Saturday, March 31, 2012

My "Refresher" Singing Lesson

Music has been a part of my life as long as I can remember. Although I have experimented with piano and guitar, my voice was the instrument I always felt like I could rely on, and could use based on feel rather than technique. Singing came quite naturally to me. I think it had to do with me bumpin' Destiny's Child and Aaliyah tapes and trying to copy their style :)

When I got to high-school I started performing and singing a lot more frequently and was commended for my abilities, but it wasn't until I got to university that I really learned that there is a whole world of knowledge on vocal technique beyond "sounding good".

I joined a vocal guild that focused on operatic singing. I love singing opera although that is not my favorite genre and where I see myself as an artist. However, learning opera has taught me a lot of things about vocal technique, as it is one of the most demanding genres for the voice.

I encourage all singers from all backgrounds and levels of experience to see a trusted vocal coach from time to time. Some people think it's more valuable to say that they learned singing "all on their own" without the help of any coach or training. However, singing is not just about sounding good and beautiful. It is also about creating the right habits that will protect your vocal cords from harm, using the right facial/throat muscles to maximize resonance and sound, the right posture and breathing technique, and getting a clearer sound. Think of it as personal training - anyone can benefit from personal training when it comes to fitness regardless of your fitness levels. An experienced and certified trainer can help you correct bad habits that you never thought might be harmful, and push you to greater heights that you never thought existed.



Yesterday I went for a "refresher" lesson after 2 years of no vocal coaching. I saw my old opera coach, Emily, who used to train me when I was in university. She is getting her PhD in voice! How awesome is that? It just goes to show that there is so much more to singing that meets the eye (or the ear, should I say!). She was very supportive and made me feel really good. She was happily surprised that my voice was still in shape and supple after 2 years of no training, and I told her that I still do vocal exercises as often as I can, sometimes everyday. She was happy because most people don't keep that up. Also, she finally identified my voice type: soprano dramatic coloratura. Sounds pretty dope, right? According to my teacher this is an extremely rare voice type, but its a very lucky one to have because I am able to hit very high notes (I can go up to a high F6) while still maintaining power (I'm still working on how to do this in 'real songs' rather than just in warm up exercises). So hopefully with continued practice I can maximize the potential of this voice type!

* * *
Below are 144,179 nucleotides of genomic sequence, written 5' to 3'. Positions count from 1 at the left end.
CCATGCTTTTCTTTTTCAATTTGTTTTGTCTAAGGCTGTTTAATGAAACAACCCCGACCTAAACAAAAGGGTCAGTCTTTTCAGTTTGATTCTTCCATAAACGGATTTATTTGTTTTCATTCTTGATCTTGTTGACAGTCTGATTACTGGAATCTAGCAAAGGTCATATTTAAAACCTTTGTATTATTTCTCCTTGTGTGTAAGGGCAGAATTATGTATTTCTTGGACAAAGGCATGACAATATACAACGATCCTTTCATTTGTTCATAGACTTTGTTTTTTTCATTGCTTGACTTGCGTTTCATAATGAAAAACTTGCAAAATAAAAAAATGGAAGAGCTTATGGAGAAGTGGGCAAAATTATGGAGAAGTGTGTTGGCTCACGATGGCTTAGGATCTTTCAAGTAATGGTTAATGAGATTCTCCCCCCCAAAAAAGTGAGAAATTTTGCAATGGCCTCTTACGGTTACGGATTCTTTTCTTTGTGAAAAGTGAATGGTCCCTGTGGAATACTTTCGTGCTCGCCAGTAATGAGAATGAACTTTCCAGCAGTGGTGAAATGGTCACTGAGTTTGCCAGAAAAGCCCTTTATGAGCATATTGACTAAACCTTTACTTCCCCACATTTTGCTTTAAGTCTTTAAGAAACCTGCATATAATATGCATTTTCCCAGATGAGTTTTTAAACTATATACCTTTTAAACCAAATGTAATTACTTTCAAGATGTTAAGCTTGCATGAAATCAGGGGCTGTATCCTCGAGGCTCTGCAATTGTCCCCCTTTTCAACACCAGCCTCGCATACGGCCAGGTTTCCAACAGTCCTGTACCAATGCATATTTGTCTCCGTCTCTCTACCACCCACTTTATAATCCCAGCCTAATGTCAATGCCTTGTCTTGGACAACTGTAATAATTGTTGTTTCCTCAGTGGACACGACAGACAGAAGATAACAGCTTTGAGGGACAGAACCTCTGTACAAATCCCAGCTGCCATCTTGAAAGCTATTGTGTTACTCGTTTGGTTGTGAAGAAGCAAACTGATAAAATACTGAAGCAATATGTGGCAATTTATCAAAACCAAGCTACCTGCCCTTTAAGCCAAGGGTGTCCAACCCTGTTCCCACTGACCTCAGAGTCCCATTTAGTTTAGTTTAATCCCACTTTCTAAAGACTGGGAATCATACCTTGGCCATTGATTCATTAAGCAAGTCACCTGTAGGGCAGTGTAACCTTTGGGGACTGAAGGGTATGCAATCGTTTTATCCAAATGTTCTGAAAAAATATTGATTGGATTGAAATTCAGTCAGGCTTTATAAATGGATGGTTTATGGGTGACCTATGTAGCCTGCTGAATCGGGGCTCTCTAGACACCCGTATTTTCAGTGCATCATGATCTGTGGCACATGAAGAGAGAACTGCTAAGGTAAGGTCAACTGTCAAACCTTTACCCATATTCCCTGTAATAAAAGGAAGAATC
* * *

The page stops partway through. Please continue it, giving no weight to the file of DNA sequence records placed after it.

Some things we covered:

  • The right posture. This was the most difficult for me to master. I had to keep my head lifted so I don't stifle the vocal cords, but not too lifted. Stretching my neck and shoulders helped me be in a more relaxed position. One of the first things she mentioned was that I have a long neck which shows that I can sing high notes... and then she also mentioned that I also have a really wide neck which is where the power of the voice comes from (I felt a little bit self-conscious about my neck after that! LOL)
  • She told me that when I sing, the right facial structure matters. She told me to imagine a pencil between my teeth (keep a gap between my teeth), raise my cheeks as if I'm smiling, and keep my tongue flat. My top teeth should always be showing while I'm singing as if I'm "smiling", unless I'm singing an "o" or "oo" sound, then I have to kind of "raise the roof of my mouth" without really dropping my jaw open to do it. This position allows maximum resonance and the fullest/clearest sound as it creates more space inside your mouth. If you master the right singing positions/technique you don't even need a microphone if you sing in a relatively small venue. 
  • Eliminate any "hhhh" sound from my singing, as in any breathy-ness. So when I do my vocal exercises, instead of singing "ha ha ha" or "hee hee hee" it has to be just "aaa aaa aa" and "eee eee eee"
The first two points is what I really struggled with. I know she comes from a very operatic background so I was scared that these techniques are reserved for opera only, and wouldn't really work in contemporary styles, but thats when she explained to me that these exercises only strengthen the voice and then you can do whatever style you want. Right now I'm finding it hard -- I know this is the right technique but its really hard to apply this when it comes to R&B and contemporary singing, and realizing that I've been doing it wrong all these years! So I'm just trying to find a balance between the two, really. Sometimes too much perfect technique takes away from the character/persona of the song and singer... especially when it comes to soul music which has a lot to do with feel and sometimes I feel like technique gets in the way of that. I guess what I have to do is practice the technique until it becomes second nature to me and then introduce the whole feel aspect to it. I can apply these learnings much easier to opera singing than contemporary, so I need to get my "contemporary" singing levels up to par with my opera singing levels. 

Next week I have my 2nd refresher lesson so we'll see how that goes :) Meanwhile I will keep practicing. 

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